In preparation for yearly budget hearings, the Office of Legislative Services analyzes each state department and posts analyses online. Because the Christie administration was slow to provide budget details this year, OLS analyses are less comprehensive than in past years. The information available, however, details significant changes in the administration’s proposed appropriations for higher education.
OLS’ Higher Educational Services report estimates that resources available to students and institutions of higher education will be nearly 14 percent less than current year spending. Of the more than 30 detailed changes included in this analysis, only one represents an increased appropriation.
Because state funding to colleges and universities has decreased while operating costs increased, state support as a share of college budgets has declined precipitously – from an average across all of the colleges and universities of 48 percent in 1990 to less than 14 percent in the budget Gov. Christie has proposed for FY 2011. Cuts in institutional funding and caps on tuition and fees limit the number and scope of courses colleges can offer.
TUITION AND FINANCIAL ASSISTANCE
The Christie administration proposes reductions in support to state colleges and universities, and funding cuts to all financial assistance programs but one.
On average, college tuitions in New Jersey are already among the highest in the nation. A survey for 2007-2008 by The College Board ranked New Jersey’s $9,984 in-state average tuition and fees as second only to Vermont’s $10,428.
As tuition and fees have grown, student assistance also has generally increased – until this year. Tuition Aid Grants (TAG) and the New Jersey Student Tuition Assistance Reward Scholarship I and II (NJSTARS) are the state’s largest aid programs. TAG may see a cut of $10.9 million to $292.6 million in FY 2011. Currently, one in three full-time New Jersey college students receives a TAG grant. The budget estimates that TAG appropriations will support 63,735 students in academic year 2010-2011, 924 more than in 2009-2010. It will support more students, in part, because awards to students at private colleges would be much smaller due to a reduction in the maximum size of these awards.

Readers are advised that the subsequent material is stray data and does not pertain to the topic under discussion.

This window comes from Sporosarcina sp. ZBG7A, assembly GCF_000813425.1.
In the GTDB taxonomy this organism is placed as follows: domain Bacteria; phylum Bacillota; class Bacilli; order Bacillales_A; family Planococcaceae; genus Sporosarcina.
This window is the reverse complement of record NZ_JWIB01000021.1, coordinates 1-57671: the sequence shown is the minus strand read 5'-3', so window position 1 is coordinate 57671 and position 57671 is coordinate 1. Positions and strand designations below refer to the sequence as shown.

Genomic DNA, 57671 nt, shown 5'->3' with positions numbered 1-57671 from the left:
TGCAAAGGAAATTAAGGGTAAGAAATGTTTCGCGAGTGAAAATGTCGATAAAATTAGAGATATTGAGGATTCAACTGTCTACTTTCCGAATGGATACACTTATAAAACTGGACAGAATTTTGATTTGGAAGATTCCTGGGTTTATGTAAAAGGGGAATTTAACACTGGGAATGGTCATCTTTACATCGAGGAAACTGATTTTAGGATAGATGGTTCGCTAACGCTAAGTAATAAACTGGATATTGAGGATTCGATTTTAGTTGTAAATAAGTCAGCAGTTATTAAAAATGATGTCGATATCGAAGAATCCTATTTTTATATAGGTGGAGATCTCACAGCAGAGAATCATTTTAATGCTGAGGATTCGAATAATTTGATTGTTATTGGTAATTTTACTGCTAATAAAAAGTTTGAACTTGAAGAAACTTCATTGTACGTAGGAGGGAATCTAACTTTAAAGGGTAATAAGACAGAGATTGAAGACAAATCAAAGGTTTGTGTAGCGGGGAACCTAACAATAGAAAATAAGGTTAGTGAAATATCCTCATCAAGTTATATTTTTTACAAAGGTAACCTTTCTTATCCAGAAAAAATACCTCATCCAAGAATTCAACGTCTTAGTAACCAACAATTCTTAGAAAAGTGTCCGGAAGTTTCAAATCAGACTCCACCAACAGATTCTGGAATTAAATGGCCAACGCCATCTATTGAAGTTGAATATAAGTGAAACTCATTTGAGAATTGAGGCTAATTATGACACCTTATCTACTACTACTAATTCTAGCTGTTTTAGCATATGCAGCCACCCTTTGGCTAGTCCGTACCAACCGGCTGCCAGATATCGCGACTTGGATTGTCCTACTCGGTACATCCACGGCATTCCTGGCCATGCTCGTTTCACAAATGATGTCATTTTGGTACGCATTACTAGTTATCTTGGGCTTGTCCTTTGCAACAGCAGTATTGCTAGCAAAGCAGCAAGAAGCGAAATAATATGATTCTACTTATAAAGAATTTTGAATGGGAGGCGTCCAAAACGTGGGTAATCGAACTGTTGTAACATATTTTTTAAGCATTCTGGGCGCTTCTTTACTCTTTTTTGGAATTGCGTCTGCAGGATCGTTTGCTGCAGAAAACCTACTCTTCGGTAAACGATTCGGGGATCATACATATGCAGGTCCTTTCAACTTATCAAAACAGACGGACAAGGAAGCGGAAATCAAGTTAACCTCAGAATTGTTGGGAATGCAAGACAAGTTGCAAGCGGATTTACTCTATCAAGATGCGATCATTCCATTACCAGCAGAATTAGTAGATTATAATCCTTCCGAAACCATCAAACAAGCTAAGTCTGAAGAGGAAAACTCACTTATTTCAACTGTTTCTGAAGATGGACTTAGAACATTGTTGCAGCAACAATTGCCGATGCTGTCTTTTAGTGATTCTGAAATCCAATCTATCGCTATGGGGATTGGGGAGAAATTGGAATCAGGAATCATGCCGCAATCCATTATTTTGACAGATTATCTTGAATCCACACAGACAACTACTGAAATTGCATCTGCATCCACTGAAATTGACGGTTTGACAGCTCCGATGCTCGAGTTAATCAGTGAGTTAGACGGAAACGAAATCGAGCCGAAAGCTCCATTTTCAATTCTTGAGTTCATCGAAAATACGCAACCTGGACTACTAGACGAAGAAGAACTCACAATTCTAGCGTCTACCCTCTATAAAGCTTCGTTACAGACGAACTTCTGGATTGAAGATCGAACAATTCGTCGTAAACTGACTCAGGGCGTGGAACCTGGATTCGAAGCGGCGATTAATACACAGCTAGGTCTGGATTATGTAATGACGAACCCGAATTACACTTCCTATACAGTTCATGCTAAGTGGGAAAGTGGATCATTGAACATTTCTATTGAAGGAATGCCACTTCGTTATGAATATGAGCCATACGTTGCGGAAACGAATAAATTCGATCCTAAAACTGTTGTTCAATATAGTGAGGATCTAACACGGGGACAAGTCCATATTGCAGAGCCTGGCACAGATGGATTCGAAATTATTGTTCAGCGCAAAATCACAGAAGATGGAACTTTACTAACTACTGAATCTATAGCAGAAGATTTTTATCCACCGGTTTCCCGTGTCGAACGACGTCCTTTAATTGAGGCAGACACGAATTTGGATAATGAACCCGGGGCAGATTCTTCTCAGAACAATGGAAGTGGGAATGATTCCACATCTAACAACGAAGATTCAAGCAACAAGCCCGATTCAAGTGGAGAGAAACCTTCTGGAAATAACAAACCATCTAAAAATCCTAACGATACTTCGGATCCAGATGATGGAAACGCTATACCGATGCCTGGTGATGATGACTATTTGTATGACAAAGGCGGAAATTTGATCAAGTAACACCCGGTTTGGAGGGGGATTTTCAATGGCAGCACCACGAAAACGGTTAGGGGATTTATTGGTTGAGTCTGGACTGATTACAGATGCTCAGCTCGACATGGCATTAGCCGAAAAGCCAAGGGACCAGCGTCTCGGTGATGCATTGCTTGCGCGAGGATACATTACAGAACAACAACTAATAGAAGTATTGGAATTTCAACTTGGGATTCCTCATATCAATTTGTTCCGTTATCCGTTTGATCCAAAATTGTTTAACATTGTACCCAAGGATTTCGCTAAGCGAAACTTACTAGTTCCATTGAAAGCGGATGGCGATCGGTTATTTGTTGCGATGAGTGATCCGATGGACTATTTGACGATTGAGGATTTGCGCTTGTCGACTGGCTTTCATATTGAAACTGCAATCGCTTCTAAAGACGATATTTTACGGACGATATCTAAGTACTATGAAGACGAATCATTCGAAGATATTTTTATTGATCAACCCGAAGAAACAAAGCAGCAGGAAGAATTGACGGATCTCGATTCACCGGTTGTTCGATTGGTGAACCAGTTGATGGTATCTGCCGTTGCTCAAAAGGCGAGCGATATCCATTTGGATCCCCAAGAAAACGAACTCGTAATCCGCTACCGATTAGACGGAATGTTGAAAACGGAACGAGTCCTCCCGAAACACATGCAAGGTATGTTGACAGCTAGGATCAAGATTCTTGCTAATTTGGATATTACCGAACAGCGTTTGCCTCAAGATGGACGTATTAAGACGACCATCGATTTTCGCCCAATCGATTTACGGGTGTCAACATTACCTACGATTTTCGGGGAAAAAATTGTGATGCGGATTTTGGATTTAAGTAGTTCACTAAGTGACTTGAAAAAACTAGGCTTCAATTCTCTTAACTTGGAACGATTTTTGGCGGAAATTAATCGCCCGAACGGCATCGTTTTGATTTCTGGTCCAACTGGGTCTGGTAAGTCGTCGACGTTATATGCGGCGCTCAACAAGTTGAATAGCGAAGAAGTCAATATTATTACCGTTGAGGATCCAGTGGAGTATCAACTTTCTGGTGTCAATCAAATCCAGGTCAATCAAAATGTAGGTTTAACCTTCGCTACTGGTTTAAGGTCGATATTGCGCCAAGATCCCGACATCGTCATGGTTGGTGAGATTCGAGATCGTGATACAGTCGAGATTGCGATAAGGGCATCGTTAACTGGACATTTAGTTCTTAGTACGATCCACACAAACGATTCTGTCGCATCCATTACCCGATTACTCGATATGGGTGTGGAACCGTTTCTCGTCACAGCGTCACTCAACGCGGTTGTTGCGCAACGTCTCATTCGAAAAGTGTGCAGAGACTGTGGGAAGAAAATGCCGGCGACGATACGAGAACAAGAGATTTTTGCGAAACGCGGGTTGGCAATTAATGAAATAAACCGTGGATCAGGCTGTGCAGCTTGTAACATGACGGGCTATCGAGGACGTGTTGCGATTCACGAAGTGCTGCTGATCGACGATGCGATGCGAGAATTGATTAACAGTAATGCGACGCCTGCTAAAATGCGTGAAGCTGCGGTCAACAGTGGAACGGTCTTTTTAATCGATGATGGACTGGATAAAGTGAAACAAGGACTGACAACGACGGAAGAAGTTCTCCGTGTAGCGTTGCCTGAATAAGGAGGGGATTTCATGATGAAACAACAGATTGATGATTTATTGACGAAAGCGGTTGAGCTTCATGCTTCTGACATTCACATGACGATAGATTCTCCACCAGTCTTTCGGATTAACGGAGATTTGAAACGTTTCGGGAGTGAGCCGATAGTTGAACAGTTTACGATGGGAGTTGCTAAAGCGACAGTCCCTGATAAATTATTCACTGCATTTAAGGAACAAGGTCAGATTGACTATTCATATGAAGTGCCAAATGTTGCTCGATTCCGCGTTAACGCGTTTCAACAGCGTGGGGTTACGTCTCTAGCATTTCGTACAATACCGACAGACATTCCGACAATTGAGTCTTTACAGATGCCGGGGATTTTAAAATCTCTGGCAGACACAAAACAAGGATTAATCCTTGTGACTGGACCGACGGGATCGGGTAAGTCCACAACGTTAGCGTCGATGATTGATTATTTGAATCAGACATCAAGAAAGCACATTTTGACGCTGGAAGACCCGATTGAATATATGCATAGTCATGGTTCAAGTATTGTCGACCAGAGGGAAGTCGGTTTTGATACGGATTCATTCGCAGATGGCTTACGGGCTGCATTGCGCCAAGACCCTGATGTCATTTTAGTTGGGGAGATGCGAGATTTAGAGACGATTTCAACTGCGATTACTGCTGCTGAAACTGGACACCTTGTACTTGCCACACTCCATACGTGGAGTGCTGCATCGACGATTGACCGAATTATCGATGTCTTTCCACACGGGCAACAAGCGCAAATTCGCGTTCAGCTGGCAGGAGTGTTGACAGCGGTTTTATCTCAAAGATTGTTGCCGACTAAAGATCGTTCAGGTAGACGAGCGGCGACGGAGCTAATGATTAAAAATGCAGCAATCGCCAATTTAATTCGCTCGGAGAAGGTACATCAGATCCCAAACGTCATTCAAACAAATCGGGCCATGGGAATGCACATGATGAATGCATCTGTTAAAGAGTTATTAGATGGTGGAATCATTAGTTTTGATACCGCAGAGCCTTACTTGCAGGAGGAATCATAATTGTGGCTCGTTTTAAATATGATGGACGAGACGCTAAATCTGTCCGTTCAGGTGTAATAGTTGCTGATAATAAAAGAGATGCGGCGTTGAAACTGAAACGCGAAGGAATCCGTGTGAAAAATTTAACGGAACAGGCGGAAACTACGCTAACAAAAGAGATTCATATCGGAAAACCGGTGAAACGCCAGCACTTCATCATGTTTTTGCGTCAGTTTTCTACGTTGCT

The budget plans to increase the NJSTARS programs by $1.46 million to $20.1 million. This is the only increase identified in the OLS analysis. But while it is expected to support 2,100 students in college now (252 more than in 2009-2010), incoming freshman students to county colleges who do not already have a scholarship lined up are out of luck. No support will be available to them for the foreseeable future.
THOMAS EDISON STATE COLLEGE
Perhaps the most bizarre recommendation regarding higher education in the FY 2011 budget is the elimination of the $5.3 million appropriation to Trenton’s Thomas Edison State College (TESC) and the recommendation that it (along with the state library and the state museum) be transferred to Rutgers University “as a new model for the revitalization of Trenton’s cultural district.” Presidents Pruitt at TESC and McCormick at Rutgers reportedly heard about this plan only shortly before the Governor’s budget address.